Skating and coaching costs across the globe

WednesdayMarch

On the Ice
Joined
Mar 24, 2019
Country
United-Kingdom
I'm in the UK, but in my experience, it's usually the most talented and dedicated skaters who can't actually pay for the coaching they need. Back when I was started coaching (late 1990s), it quickly became apparent to me that as a career, I'd chosen the fastest, most exhausting way to the workhouse. Aside from the crippling skating association fees for membership and "continuing professional development" (which seemed to involve photocopying pages from a folder containing the same things you'd learned at the start, however many years ago and just paying hundreds of pounds more per year for pretty much nothing), I soon realised that the most talented skaters simply couldn't pay for all the coaching and ice time they needed. Even if they found a way to pay for the ice time, I would literally have to give them hours of my own time for free in order to do justice to their talent and dedication. I was working ridiculous hours - including other, off-ice jobs - in order to pay my mortgage and living expenses. Back then, the only way to earn a living wage through coaching was to take on pretty much every skater who could pay and simply coach as many private lessons as you could fit in. Talented skaters had to be able to pay for every minute of that. Had there been an option to sign contracts for an attachment of future earnings, I think plenty of coaches would have been very interested but it would have taken a fair period of semi-starvation before any money came through from it! And it's also dicey, when you consider the risk factors, ie injury, total disillusionment on the part of the skater leading to them giving up skating, etc.

Having returned to the sport after nearly 20 years out post catastrophic injury, I now find that coaching at my local rink costs £52 an hour, which is paid directly to the rink rather than the coach. Of this, the coach receives half; £26 an hour. They also have to pay all their own insurance and association fees. There is only one coach who actually coaches as her full-time occupation and she says she can only do that because she is single and lives very, very frugally. All the others - ex-national champions included - have other careers in order to support themselves. I don't know any with contracts dealing with future earnings of their students but I can certainly see why it happens in the case of the top level skaters and coaches. I wouldn't begrudge the coaches a penny of it, either!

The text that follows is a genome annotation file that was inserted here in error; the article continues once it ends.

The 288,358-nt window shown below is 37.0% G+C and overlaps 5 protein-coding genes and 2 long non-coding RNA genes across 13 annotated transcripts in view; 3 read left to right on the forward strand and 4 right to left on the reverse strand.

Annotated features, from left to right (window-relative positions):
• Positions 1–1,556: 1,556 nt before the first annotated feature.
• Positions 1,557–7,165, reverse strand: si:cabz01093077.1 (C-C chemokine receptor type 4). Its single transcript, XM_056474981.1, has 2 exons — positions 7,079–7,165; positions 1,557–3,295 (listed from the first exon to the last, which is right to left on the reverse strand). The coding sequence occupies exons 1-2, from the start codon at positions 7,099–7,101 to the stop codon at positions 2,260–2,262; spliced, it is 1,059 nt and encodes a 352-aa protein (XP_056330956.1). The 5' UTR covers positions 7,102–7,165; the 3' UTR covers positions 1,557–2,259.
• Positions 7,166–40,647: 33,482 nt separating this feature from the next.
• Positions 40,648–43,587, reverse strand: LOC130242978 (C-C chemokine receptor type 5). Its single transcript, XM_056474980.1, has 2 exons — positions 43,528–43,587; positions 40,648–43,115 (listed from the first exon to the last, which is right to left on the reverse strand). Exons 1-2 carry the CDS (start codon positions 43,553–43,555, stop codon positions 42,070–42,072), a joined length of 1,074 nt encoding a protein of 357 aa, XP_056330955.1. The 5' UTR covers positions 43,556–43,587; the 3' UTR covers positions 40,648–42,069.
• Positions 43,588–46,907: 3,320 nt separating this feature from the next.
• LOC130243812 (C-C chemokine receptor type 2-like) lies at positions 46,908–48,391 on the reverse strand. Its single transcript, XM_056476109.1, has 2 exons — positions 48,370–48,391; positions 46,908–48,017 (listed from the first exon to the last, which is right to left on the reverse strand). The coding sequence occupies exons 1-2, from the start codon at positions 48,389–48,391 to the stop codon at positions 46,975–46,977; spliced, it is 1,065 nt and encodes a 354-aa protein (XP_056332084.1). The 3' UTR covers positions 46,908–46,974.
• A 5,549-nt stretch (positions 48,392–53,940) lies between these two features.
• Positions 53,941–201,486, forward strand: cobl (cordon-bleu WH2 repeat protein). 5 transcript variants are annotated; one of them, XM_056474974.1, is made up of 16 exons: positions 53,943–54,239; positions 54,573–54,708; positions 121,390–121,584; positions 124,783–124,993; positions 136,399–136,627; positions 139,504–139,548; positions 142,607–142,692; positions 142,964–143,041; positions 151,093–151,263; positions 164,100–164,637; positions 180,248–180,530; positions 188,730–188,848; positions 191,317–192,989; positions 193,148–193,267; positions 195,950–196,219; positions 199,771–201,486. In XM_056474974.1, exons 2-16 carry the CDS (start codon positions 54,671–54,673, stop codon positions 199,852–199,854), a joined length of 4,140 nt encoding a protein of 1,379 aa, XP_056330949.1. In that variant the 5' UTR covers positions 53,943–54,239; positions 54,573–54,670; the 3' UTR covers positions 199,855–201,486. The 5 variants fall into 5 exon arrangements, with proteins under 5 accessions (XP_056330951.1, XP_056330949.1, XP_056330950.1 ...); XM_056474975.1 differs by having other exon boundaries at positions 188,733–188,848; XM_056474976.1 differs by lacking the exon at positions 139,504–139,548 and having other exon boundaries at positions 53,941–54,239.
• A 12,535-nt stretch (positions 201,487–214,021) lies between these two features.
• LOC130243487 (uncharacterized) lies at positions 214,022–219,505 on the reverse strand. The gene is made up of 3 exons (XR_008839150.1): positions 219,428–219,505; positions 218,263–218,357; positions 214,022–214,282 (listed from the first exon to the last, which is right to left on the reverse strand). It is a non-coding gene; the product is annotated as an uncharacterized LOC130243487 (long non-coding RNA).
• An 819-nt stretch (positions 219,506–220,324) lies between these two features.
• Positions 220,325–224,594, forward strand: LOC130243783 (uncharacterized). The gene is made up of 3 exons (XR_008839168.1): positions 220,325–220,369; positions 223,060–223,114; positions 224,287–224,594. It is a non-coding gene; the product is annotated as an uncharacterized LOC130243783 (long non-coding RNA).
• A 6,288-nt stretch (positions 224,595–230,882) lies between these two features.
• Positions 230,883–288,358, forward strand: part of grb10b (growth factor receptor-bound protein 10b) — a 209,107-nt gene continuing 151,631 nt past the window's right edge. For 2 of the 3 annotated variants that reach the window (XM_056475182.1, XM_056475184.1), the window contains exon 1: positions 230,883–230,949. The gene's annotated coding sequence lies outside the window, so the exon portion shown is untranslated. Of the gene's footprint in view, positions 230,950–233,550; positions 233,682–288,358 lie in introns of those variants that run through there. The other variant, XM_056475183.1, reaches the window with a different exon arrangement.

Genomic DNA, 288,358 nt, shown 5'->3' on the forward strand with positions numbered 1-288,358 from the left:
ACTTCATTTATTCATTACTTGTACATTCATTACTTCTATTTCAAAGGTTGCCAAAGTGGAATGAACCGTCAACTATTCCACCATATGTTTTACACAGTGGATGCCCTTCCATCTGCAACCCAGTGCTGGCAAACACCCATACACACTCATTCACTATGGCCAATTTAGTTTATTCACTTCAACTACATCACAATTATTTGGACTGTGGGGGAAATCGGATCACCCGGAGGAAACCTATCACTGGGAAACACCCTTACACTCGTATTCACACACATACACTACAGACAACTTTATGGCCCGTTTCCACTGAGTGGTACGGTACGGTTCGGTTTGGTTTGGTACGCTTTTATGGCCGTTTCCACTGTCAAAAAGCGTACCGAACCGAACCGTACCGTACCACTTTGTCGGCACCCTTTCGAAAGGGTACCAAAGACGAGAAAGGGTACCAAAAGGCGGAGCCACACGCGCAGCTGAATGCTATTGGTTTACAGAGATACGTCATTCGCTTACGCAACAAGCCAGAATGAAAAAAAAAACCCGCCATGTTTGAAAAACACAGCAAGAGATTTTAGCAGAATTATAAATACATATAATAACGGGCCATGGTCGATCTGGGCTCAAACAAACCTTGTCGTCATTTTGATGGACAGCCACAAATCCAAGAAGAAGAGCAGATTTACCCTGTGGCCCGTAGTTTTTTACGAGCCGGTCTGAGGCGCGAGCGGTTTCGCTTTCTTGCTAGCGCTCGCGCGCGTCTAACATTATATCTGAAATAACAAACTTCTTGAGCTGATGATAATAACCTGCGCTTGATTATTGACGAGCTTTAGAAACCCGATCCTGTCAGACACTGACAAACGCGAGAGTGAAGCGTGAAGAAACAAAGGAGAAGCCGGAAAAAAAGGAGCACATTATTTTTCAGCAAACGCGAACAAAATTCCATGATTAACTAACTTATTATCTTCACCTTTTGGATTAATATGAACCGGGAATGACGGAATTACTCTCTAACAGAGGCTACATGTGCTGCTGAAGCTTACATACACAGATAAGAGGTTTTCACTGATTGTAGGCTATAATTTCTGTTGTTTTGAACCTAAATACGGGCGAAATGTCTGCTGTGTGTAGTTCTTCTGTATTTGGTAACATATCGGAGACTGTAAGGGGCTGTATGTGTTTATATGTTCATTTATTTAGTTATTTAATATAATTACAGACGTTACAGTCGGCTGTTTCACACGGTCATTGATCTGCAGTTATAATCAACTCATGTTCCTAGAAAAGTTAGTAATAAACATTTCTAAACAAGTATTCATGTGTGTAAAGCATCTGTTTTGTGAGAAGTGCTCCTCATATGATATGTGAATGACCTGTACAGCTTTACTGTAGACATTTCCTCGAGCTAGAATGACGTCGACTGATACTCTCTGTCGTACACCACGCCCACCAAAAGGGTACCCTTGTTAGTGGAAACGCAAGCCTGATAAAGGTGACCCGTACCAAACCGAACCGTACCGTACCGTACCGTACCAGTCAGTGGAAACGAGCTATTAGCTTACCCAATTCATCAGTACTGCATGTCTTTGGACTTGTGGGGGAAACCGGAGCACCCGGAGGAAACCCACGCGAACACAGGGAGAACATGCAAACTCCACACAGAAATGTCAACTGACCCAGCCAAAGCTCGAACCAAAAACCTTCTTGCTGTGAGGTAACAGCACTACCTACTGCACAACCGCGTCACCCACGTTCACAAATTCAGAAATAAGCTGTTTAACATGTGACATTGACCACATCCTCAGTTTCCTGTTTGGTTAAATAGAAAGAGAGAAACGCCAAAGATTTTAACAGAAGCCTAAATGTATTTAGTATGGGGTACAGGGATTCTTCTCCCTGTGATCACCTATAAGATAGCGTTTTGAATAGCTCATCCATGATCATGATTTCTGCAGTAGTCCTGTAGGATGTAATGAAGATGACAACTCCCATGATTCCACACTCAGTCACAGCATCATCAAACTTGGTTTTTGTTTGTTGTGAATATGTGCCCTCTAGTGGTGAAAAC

eaglehelang

Final Flight
Joined
Sep 15, 2017
Would he take a junior who doesn’t have all triples at 13 and only 3t-2t as her best combo?
Female is different cos now only they are starting the quad craze.
Orser only really had Yuna Kim. To a lesser extent Elizabet from Kazakhstan.
The new girl who switched country from Russia to Poland have jumped quads in training I think.

Word is Ensoo Lim wanted to go to TCC 1st(from Ensoo's fan fest) but Orser said no. So, she ended up with Rafael. Now back in Korea.

Anyway, the TSL interview with Orser's friend(found his name : Doug Haw) focuses on male skaters cos the hosts were discussing new students after 2018 Olympics and possibility of Jason going TCC.
 

Arwen17

On the Ice
Joined
Jan 20, 2017
Ah man, all of these high prices terrify me and make me never want to move anywhere else. I live in a small town, but which happens to have a very nice ice rink, just because we have a ton of hockey activity. Despite the size of the town, we have 2 great sheets of ice open year-round.
Other cities nearby of similar size only have 1 sheet of ice in a crappy facility, so I know we’ve got something better than our city size would suggest.

Our coaching rate is $40/hr. We have plenty of girls who do doubles, but usually only one girl ever good enough who is working on double axel and triple salchow in the harness. Our coaches certainly have the knowledge to teach triples, but if we have the rare student who wants to go to that level, they always move away to a more competitive environment in a big city.

Our coaching rate has been as low as $30/hr in the past, probably due to the recession. But other that than, it has maintained very, very steady at $40/hr for 20 years, ever since the first ice rink was built here.
Our junior coaches, who only teach basics, usually charge around $25-$30/hr and then the LTS kid moves to a $40/hr coach when they’re ready to work on more than just LTS stuff.
Of course, the LTS kid can choose to go directly to a $40/hr coach from Day One of skating, but we have that “discount” path for parents looking to save money in the early days of training.
The median income of this town is around 35k at best, so if you make 50k or higher, you’re “well off”’ in this place. From talking to the parents about what jobs they do, most of those paying for private lessons are definitely making about 50k-80k in their jobs. If you want to make more than 80k, then you would either have to be at the top of a very successful company in this area, or move to a big city for a better job.

Even though I know income is higher in big cities, rent and food etc is also higher. So I’m kinda terrified how I would ever afford lessons if I ever moved, even if I did have a higher income from a big city job. Plus all of the traffic. Currently, I’m only 20min from work, and only 15min from the ice rink, whether I’m coming from home or work. The ballet studio is only 5min from the ice rink. I can’t imagine a better setup in a big city where jobs and rinks are far away with lots of traffic.

Because lesson prices are so low here, many kids have almost daily 20min lessons.